The Book of the Thames from its Rise to its Fall, p. 474. Text and formatting by George P. Landow. [You may use this image without prior permission for any scholarly or educational purpose as long as you (1) credit the University of Pittsburgh and the Internet Archive and (2) link your document to this URL in a web document or cite the Victorian Web in a print one.]. 1859. From
Commentary by the Halls
We now arrive at Greenwich: that town has been famous since the days of the Saxons, who named it Grenewic, a name it has retained, with very slight alteration, to the present day. Its park is a favourite resort for Londoners; its hospital the pride of England.
We have been voyaging among the ships of all nations, with huge store-houses, quays, and wharves on either side; the river now, however, widens out, and begins to clear somewhat; the steam-boat has a freer pathway, and may proceed with less hazard of running down some barge or row-boat, of which there seems to the inexperienced eye a peril perpetual, all the way from the Tower, through "the Pool," and in the over-crowded highway that leads from London downwards. A sudden turn brings us within view of Greenwich. Those who approach the hospital by driving through any of the pleasant villages that divide it from London — nominally so, indeed, for the road is now a continuation of houses all the way — will see with exceeding delight the glory ot England, — the pride of every Englishman! Taken from any point of view it is "a palace" — beautiful in construction, graceful in all its proportions, as grand and imposing a structure as any nation of the modern world can show. But it is especially striking when seen as we voyage the Thames, either upwards or downwards; and dead must be the heart of him who does not share the sentiment — if he cannot repeat the lines — of the poet:-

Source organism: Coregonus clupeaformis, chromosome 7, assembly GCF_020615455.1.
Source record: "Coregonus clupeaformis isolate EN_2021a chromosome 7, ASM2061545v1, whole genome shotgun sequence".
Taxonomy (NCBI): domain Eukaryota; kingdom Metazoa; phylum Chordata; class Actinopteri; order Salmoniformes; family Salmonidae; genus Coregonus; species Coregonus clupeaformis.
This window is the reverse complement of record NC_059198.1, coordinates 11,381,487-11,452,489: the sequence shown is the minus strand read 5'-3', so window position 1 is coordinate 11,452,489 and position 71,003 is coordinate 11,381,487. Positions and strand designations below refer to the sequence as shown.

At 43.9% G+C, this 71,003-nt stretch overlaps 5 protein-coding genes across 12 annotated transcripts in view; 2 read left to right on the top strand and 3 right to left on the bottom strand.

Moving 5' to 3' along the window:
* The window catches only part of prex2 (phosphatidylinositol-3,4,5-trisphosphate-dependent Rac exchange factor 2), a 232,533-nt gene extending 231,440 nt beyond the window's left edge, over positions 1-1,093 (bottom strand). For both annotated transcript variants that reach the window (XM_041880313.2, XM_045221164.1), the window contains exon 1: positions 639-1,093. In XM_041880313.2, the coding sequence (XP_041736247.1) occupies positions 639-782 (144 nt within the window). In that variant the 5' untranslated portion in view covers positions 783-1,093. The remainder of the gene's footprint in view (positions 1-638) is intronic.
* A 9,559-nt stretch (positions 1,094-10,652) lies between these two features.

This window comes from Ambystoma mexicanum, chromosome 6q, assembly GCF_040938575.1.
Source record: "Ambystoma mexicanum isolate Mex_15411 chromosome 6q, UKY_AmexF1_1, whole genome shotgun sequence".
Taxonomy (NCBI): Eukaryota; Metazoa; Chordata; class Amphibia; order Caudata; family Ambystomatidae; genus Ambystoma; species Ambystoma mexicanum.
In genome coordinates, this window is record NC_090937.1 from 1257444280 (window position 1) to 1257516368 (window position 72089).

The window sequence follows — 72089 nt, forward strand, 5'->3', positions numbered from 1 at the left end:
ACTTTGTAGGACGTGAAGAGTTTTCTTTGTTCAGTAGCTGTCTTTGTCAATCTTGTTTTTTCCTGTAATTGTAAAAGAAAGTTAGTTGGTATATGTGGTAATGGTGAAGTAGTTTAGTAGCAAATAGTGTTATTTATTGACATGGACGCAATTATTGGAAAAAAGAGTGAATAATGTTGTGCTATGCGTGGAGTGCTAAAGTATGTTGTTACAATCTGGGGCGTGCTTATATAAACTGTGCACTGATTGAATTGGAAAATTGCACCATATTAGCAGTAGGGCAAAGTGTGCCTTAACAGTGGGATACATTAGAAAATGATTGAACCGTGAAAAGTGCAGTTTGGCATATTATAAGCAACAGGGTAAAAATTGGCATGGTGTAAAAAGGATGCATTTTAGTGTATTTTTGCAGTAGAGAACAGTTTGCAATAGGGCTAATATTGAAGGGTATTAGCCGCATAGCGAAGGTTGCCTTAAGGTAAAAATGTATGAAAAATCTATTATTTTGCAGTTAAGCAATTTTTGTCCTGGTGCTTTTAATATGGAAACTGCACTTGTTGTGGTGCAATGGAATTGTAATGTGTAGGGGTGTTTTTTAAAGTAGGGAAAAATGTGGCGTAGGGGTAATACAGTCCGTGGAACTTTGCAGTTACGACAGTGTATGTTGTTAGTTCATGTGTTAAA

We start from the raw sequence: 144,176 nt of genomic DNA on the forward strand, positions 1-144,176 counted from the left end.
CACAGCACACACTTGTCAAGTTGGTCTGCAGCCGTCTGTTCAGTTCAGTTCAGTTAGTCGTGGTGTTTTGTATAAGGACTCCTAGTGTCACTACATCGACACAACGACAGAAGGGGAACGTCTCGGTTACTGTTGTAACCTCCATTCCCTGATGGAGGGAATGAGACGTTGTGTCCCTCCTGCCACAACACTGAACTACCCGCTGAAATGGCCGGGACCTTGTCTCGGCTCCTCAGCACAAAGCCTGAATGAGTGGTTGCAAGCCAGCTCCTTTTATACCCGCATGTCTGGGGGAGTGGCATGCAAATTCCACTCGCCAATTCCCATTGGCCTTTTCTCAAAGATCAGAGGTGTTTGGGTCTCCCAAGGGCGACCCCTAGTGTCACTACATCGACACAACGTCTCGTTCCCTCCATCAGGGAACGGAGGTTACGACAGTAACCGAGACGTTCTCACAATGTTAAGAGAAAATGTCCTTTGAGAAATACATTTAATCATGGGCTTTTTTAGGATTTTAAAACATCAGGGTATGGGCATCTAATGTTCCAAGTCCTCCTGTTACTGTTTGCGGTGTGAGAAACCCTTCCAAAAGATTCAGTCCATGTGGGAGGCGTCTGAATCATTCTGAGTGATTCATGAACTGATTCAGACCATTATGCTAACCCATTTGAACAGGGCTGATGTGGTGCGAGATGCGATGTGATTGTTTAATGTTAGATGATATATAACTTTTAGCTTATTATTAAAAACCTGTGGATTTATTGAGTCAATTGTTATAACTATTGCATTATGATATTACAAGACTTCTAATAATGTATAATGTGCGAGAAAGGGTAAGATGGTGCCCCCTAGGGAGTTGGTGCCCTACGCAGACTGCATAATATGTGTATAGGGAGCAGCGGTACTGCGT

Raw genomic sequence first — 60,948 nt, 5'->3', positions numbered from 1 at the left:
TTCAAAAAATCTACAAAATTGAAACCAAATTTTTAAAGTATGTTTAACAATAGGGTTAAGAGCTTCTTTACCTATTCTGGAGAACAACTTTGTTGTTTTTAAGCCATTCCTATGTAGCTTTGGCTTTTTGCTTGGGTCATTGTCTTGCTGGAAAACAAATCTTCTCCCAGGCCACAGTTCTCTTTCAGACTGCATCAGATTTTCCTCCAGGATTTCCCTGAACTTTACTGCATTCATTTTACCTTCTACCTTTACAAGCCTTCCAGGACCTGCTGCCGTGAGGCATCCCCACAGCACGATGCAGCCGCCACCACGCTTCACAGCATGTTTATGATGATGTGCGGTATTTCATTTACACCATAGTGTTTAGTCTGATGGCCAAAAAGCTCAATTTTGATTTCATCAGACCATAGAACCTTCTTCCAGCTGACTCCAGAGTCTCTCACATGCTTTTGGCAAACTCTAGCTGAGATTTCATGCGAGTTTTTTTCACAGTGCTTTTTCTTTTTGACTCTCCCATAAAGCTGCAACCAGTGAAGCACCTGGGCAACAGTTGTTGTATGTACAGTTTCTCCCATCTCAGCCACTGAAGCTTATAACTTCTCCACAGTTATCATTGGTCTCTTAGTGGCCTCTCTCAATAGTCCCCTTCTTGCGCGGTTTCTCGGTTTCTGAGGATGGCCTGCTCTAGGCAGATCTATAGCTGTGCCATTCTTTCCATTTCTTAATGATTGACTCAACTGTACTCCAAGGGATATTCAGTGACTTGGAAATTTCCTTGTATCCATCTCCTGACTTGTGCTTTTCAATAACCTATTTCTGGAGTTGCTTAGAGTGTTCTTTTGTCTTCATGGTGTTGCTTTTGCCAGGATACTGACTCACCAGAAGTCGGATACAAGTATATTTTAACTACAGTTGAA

Hail I noblest structure, imaged on the wave,
A nation's grateful tribute to the brave:
Hail: blest retreat from war and shipwreck, hail!
It is not because here many monarchs had their chosen seat, that as a "royal" palace it was famous for centuries — it is not even because it "gave Eliza birth" that we
Kneel and kiss the consecrated earth;"
but because here three thousand veterans repose after years of tempest and battle — maimed many of them, aged all of them; they have done their work; they have earned repose as the right of toil, and honour as the meed of victory.
The Old Palace at Greenwich, commenced by Duke Humphrey, commenced by the fourth Edward, added to by Henry VII., embellished by Henry VIII., by whom it was named Placentia, or "the Manor of Pleasaunce," and subsequently a favourite residence of Edward VI., Mary, Elizabeth, and the four kings of the Stuarts, and one of the dwellings of the Lord Protector — that is not the palace our brave seamen inhabit as their own "for ever." The present hospital stands partly on its site, and during the reign of William and Mary it was dedicated to its high and holy purpose — the good and merciful suggestion emanating from the queen. Although principally the work of the architect Wren, it was added to by successive sovereigns, and finally completed by George II. — large sums having been supplied for its "finishing" out of the forfeited estates of the Earl of Derwentwater (in 1715}, during the reign of George I. From these estates, the hospital still derives a revenue, augmented from other sources — a small tax upon all seamen, duties arising from certain lighthouses, market- rents in the town, and forfeited and unclaimed prize-money.
The "old sailors" have their library, their reading-room, their picture-gallery (the famous Painted Hall, which contains a series of pictured records of glorious sea-fights), their walks in piazzas, under shelter in foul weather, and their park for promenade when the sun is shining; their doctors, their nurses, their spiritual guides, and, above all, their memories of the victories they have aided to win, and the knowledge that duty and gratitude have provided for casing their ailments and comforting their old age. [479-81]
Hall, Samuel Carter, and A. M. Hall. The Book of the Thames from its Rise to its Fall. London: Arthur Hall, Virtue, and Cp., 1959. Internet Archive version of a copy in the William and Mary Darlington Memorial Libray, the University of Pittsburgh. Web. 10 March 2012.
Last modified 12 March 2012